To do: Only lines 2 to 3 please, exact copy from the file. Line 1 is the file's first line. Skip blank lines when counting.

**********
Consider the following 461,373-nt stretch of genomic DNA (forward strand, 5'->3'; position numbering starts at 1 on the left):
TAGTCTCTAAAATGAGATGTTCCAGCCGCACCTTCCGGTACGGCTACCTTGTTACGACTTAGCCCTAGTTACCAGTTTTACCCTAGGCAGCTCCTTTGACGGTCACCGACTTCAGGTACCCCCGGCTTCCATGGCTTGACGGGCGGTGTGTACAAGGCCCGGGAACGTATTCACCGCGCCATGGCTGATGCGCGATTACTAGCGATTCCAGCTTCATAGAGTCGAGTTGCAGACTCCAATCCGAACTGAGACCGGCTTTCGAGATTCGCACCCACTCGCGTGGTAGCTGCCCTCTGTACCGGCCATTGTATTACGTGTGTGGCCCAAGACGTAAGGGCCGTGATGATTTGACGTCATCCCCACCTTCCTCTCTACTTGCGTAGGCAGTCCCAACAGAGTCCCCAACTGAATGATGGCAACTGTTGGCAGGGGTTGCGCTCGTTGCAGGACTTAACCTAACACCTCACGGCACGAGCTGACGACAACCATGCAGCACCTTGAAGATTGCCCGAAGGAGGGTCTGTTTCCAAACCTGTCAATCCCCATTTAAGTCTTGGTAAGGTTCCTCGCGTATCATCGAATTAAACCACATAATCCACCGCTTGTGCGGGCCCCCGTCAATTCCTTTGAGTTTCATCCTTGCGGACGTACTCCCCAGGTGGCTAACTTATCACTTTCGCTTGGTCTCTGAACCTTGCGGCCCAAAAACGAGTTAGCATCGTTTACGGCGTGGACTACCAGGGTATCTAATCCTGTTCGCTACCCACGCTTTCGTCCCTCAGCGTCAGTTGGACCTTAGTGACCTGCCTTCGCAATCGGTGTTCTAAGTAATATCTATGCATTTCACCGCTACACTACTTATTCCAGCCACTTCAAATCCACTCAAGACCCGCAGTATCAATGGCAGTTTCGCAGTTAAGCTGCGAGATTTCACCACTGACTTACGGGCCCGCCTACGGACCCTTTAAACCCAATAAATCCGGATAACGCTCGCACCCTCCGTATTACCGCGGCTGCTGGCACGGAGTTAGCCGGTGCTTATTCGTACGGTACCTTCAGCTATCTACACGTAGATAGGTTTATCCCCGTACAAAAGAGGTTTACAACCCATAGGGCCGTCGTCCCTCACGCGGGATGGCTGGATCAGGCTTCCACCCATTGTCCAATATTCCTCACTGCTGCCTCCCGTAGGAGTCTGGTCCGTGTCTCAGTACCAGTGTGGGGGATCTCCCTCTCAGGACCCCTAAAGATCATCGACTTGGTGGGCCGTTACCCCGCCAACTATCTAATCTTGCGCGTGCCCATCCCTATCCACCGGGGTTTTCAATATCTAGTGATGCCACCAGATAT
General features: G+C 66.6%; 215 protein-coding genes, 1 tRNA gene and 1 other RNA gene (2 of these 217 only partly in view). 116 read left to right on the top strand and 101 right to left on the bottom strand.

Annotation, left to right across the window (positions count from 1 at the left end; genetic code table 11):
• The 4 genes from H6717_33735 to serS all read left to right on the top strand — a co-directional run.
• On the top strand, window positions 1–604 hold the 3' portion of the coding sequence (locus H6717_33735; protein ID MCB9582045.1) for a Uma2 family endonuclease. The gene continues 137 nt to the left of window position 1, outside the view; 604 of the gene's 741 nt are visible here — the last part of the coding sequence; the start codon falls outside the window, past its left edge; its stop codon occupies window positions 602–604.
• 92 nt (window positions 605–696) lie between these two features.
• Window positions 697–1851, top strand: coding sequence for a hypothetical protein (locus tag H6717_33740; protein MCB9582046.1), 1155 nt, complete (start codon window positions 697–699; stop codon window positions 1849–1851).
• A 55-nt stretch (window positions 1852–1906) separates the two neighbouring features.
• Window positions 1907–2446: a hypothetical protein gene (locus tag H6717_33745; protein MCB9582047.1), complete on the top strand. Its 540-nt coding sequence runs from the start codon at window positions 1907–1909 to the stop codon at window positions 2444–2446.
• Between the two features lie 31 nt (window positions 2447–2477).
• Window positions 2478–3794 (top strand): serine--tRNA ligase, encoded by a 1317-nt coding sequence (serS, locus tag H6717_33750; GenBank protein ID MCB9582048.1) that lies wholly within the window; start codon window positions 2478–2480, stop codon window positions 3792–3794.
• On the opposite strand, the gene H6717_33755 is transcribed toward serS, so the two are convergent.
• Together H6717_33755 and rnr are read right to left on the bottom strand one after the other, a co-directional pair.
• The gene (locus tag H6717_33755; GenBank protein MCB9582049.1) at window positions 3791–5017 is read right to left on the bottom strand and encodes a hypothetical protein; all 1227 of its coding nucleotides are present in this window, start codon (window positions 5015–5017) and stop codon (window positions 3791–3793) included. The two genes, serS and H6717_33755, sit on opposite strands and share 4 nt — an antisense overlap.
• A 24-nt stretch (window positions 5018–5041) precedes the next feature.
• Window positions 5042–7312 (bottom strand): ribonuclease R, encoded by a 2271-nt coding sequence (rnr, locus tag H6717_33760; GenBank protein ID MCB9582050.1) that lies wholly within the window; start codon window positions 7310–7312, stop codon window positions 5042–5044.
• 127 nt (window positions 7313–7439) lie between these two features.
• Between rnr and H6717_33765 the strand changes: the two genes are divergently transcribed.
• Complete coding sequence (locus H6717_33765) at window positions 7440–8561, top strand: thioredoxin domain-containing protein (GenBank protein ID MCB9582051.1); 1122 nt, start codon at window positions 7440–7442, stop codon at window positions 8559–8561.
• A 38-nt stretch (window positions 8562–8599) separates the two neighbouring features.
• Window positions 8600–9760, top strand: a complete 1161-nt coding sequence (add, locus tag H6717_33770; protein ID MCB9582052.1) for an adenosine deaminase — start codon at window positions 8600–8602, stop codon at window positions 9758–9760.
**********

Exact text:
TAGTCTCTAAAATGAGATGTTCCAGCCGCACCTTCCGGTACGGCTACCTTGTTACGACTTAGCCCTAGTTACCAGTTTTACCCTAGGCAGCTCCTTTGACGGTCACCGACTTCAGGTACCCCCGGCTTCCATGGCTTGACGGGCGGTGTGTACAAGGCCCGGGAACGTATTCACCGCGCCATGGCTGATGCGCGATTACTAGCGATTCCAGCTTCATAGAGTCGAGTTGCAGACTCCAATCCGAACTGAGACCGGCTTTCGAGATTCGCACCCACTCGCGTGGTAGCTGCCCTCTGTACCGGCCATTGTATTACGTGTGTGGCCCAAGACGTAAGGGCCGTGATGATTTGACGTCATCCCCACCTTCCTCTCTACTTGCGTAGGCAGTCCCAACAGAGTCCCCAACTGAATGATGGCAACTGTTGGCAGGGGTTGCGCTCGTTGCAGGACTTAACCTAACACCTCACGGCACGAGCTGACGACAACCATGCAGCACCTTGAAGATTGCCCGAAGGAGGGTCTGTTTCCAAACCTGTCAATCCCCATTTAAGTCTTGGTAAGGTTCCTCGCGTATCATCGAATTAAACCACATAATCCACCGCTTGTGCGGGCCCCCGTCAATTCCTTTGAGTTTCATCCTTGCGGACGTACTCCCCAGGTGGCTAACTTATCACTTTCGCTTGGTCTCTGAACCTTGCGGCCCAAAAACGAGTTAGCATCGTTTACGGCGTGGACTACCAGGGTATCTAATCCTGTTCGCTACCCACGCTTTCGTCCCTCAGCGTCAGTTGGACCTTAGTGACCTGCCTTCGCAATCGGTGTTCTAAGTAATATCTATGCATTTCACCGCTACACTACTTATTCCAGCCACTTCAAATCCACTCAAGACCCGCAGTATCAATGGCAGTTTCGCAGTTAAGCTGCGAGATTTCACCACTGACTTACGGGCCCGCCTACGGACCCTTTAAACCCAATAAATCCGGATAACGCTCGCACCCTCCGTATTACCGCGGCTGCTGGCACGGAGTTAGCCGGTGCTTATTCGTACGGTACCTTCAGCTATCTACACGTAGATAGGTTTATCCCCGTACAAAAGAGGTTTACAACCCATAGGGCCGTCGTCCCTCACGCGGGATGGCTGGATCAGGCTTCCACCCATTGTCCAATATTCCTCACTGCTGCCTCCCGTAGGAGTCTGGTCCGTGTCTCAGTACCAGTGTGGGGGATCTCCCTCTCAGGACCCCTAAAGATCATCGACTTGGTGGGCCGTTACCCCGCCAACTATCTAATCTTGCGCGTGCCCATCCCTATCCACCGGGGTTTTCAATATCTAGTGATGCCACCAGATAT
General features: G+C 66.6%; 215 protein-coding genes, 1 tRNA gene and 1 other RNA gene (2 of these 217 only partly in view). 116 read left to right on the top strand and 101 right to left on the bottom strand.